Our vested interest in Eilis’ choice is dependent on our willingness to care, and there’s certainly an abundance of sympathy that grows for her mostly because of Saoirse Ronan’s performance. Growing from an uncannily promising young actress in her feature debut of Joe Wright’s Atonement (2007) into an outstanding force of intelligence, sensitivity, and expressiveness in her more recent roles of Hanna (2011) and Wes Anderson’s The Grand Budapest Hotel (2014), Ronan has matured into one of our finest young actors. With Eilis—a role Ronan herself described as her first completely normal character—she utilizes the full gamut in her dramatic arsenal, from posture to eyebrows to even the way she breathes, in order to convey the subtlety of Eilis’ inwardness. In Tóibín’s book Eilis’ internal struggle is brought to life through immaculate prose, but cinema relies on the eyes or “the windows of the soul,” which Ronan successfully adopts with warmth, charm, and expressive vulnerability. Her interpretation of Eilis is one of transitional limbo; a developing identity trapped between two very different ideas of life and two very different conceptions of what home could be. Both Emory Cohen and Domhnall Gleeson bring an endearing charm to their representations, which makes the choice all the more excruciating for Eilis who believably feels for both of these eligible suitors. It’s a fascinating character portrait guided by performance subtlety and emotional implication that serves as a testament to John Crowley’s directorial prowess finding the proper balance between wit and grace without the slightest hint of overwrought sentimentality.

Director John Crowley seems to have adopted the sentimentality of Jean Renoir rather than the sentimentality of Steven Spielberg—the former placed his sentiment to guide his stories while the latter has always plastered his films with it. Though Crowley has made some notable cinematic works—from his exceptionally suspenseful Boy A (2007) to the well-intentioned Closed Circuit (2013)—he’s mostly known for his theatrical work in Ireland, and he brings that sensibility into Brooklyn finding greatness in his actor’s performances while also immaculately crafting each scene with proper dramatic balance and understated revelation. Balancing scenes of humor—such as the scene-stealing encounters with the matron Mrs. Kehoe, interpreted in spectacular Oscar Wilde fashion by Julie Walters—with the delicately romantic and the overwhelmingly sad is a difficult task, one that Crowley handles with graceful execution finding the proper tone in every scene. With the help of cinematographer Yves Bélanger (Laurence Anyways, Dallas Buyers Club), Crowley finds a richness to his visuals and subsequently a richness in performance by emphasizing close-ups, reveling in the decadent period piece sets, and poetically portraying the settings of both Ireland and America as both quixotic yet constricting. It’s challenging to accomplish what Crowley has with Brooklyn, which is to find insight in the ordinary. But in that challenge he has fashioned a lovely coming-of-age study that acts as a respectful flashback of the past—a reflection rooted in tender nostalgia aiming to define what home can truly mean.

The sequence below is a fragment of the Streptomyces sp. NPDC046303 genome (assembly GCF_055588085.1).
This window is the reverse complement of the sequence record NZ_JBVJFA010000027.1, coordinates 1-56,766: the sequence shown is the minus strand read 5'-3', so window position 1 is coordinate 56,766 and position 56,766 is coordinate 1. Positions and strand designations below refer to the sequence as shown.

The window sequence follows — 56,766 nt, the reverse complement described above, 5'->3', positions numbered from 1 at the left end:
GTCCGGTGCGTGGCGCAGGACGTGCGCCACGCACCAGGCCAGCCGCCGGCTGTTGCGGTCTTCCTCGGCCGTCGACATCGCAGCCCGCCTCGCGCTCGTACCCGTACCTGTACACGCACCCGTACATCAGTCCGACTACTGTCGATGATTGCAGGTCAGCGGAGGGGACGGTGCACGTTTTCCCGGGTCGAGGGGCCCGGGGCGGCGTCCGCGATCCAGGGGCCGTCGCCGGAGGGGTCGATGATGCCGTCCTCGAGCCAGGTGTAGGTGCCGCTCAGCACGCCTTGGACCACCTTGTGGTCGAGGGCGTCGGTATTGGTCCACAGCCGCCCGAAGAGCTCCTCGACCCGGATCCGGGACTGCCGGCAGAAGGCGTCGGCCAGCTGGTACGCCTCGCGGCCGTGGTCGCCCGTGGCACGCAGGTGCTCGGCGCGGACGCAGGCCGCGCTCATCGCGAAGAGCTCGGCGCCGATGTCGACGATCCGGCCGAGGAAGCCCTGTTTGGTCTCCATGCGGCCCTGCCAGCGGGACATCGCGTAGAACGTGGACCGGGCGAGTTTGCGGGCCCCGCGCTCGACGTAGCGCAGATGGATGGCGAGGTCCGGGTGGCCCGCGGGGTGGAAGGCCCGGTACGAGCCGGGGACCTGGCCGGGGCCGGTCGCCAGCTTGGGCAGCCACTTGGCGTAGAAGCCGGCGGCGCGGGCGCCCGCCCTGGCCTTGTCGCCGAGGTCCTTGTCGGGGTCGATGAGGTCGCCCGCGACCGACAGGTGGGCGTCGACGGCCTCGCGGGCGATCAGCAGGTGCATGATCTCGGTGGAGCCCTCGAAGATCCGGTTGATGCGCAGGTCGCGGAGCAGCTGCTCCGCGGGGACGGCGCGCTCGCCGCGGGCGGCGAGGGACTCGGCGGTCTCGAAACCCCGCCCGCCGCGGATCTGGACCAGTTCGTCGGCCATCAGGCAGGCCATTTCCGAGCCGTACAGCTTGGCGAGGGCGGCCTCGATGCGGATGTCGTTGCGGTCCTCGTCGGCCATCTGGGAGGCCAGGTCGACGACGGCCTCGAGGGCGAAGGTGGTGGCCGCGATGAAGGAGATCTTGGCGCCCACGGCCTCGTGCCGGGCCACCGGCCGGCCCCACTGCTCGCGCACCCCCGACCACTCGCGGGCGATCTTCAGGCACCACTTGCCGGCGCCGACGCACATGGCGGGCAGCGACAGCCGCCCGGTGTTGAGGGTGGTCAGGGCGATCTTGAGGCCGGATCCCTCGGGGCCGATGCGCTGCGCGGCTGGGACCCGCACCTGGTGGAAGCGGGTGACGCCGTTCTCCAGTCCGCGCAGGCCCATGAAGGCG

Just like its literary source, Brooklyn acts as a childlike inquiry to a familial past—a tale of how, who, what, and where that is more curious in fable than it is an instructive guide. It unfolds like many generational tales, an aspect that greatly serves its relatable coming-of-age struggle to finding an individual identity that is torn in different directions by love, heritage, and ambition. It might be Eilis’ story, but she represents the eternal and inevitable decisions that are made in order to establish your life’s direction. The adoration felt for her struggle through John Crowley’s direction and Nick Hornby’s adaptation creates a sweeping oeuvre of personal discovery where relatable depth can be found for those willing to discover it in the film’s graceful, subtle, and unassuming splendor. At one point in the film a passenger named Georgina advises Eilis, “You have to know where you’re going.” That’s advice that’s easier said than done, but that is Eilis’ journey of self-discovery in Brooklyn—truly knowing where she is, what she wants, and who she is going to become. It’s a universal story, one that is crafted with tender nostalgia and a beauty of spirit that invokes a reflection on our own choices and journeys. And just like Eilis our choices are our own and looking back they were probably the only ones we truly could make.

Grade: A-